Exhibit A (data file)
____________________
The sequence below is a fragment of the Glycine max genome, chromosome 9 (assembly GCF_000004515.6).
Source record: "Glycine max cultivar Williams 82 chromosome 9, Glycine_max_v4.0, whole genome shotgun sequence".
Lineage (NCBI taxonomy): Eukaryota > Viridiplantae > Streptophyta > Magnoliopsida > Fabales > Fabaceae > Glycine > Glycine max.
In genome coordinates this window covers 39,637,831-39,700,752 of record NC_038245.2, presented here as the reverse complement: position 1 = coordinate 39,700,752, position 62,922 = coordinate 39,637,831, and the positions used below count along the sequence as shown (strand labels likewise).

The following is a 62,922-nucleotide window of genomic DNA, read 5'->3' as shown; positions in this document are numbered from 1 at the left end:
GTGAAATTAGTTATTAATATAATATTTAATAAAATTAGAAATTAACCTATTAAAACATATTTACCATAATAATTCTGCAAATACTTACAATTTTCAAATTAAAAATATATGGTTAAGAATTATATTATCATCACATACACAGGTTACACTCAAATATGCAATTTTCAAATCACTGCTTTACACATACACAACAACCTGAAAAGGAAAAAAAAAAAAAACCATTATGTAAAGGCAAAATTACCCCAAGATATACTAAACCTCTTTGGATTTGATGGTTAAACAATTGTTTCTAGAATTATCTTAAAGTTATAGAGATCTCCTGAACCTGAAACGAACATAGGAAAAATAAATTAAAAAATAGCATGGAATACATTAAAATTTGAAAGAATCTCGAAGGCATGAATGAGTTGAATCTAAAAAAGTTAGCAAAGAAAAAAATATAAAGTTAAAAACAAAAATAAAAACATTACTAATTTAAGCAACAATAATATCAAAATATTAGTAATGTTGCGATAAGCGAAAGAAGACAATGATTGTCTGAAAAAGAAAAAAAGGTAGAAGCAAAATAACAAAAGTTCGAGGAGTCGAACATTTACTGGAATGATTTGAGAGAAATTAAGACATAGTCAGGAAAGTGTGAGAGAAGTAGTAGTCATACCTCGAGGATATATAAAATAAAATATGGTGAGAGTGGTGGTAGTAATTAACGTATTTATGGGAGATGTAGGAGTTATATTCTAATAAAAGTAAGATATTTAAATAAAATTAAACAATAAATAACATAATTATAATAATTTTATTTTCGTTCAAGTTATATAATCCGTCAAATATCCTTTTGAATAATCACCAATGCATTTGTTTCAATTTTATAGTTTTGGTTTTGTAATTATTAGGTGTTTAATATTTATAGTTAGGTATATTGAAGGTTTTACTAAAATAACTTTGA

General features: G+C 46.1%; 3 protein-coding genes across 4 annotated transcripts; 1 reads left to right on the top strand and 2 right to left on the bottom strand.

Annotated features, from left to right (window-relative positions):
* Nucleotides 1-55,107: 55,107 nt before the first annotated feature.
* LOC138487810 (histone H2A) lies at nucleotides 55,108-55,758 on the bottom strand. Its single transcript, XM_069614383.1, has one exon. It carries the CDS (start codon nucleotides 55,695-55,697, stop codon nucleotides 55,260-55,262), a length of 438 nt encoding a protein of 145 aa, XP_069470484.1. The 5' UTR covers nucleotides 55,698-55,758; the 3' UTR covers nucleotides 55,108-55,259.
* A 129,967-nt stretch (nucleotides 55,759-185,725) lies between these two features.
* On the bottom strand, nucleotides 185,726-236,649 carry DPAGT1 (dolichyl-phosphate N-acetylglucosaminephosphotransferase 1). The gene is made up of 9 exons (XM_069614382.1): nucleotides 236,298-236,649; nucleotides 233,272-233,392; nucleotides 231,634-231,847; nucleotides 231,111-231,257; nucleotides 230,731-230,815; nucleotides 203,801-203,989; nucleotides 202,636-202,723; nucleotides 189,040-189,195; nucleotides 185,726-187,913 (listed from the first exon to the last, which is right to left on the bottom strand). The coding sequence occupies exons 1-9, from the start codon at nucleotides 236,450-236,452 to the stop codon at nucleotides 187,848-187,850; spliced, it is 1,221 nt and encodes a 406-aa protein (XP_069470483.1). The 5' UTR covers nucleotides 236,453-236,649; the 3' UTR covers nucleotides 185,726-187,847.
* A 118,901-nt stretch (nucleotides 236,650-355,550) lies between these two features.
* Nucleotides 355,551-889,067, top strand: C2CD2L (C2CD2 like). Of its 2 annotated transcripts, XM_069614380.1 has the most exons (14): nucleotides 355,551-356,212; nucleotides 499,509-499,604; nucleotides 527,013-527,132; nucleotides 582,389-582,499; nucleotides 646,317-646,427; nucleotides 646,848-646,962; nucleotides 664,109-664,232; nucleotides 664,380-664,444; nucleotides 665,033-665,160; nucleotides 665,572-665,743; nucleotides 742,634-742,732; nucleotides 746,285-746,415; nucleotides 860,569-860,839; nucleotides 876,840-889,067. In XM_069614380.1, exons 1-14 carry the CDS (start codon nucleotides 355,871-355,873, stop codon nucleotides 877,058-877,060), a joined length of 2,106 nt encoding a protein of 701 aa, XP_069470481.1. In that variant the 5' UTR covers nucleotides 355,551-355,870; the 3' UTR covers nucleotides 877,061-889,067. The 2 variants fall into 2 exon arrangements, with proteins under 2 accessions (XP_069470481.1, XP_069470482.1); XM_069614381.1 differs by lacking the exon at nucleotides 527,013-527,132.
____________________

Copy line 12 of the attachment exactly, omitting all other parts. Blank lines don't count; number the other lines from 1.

* On the bottom strand, nucleotides 185,726-236,649 carry DPAGT1 (dolichyl-phosphate N-acetylglucosaminephosphotransferase 1). The gene is made up of 9 exons (XM_069614382.1): nucleotides 236,298-236,649; nucleotides 233,272-233,392; nucleotides 231,634-231,847; nucleotides 231,111-231,257; nucleotides 230,731-230,815; nucleotides 203,801-203,989; nucleotides 202,636-202,723; nucleotides 189,040-189,195; nucleotides 185,726-187,913 (listed from the first exon to the last, which is right to left on the bottom strand). The coding sequence occupies exons 1-9, from the start codon at nucleotides 236,450-236,452 to the stop codon at nucleotides 187,848-187,850; spliced, it is 1,221 nt and encodes a 406-aa protein (XP_069470483.1). The 5' UTR covers nucleotides 236,453-236,649; the 3' UTR covers nucleotides 185,726-187,847.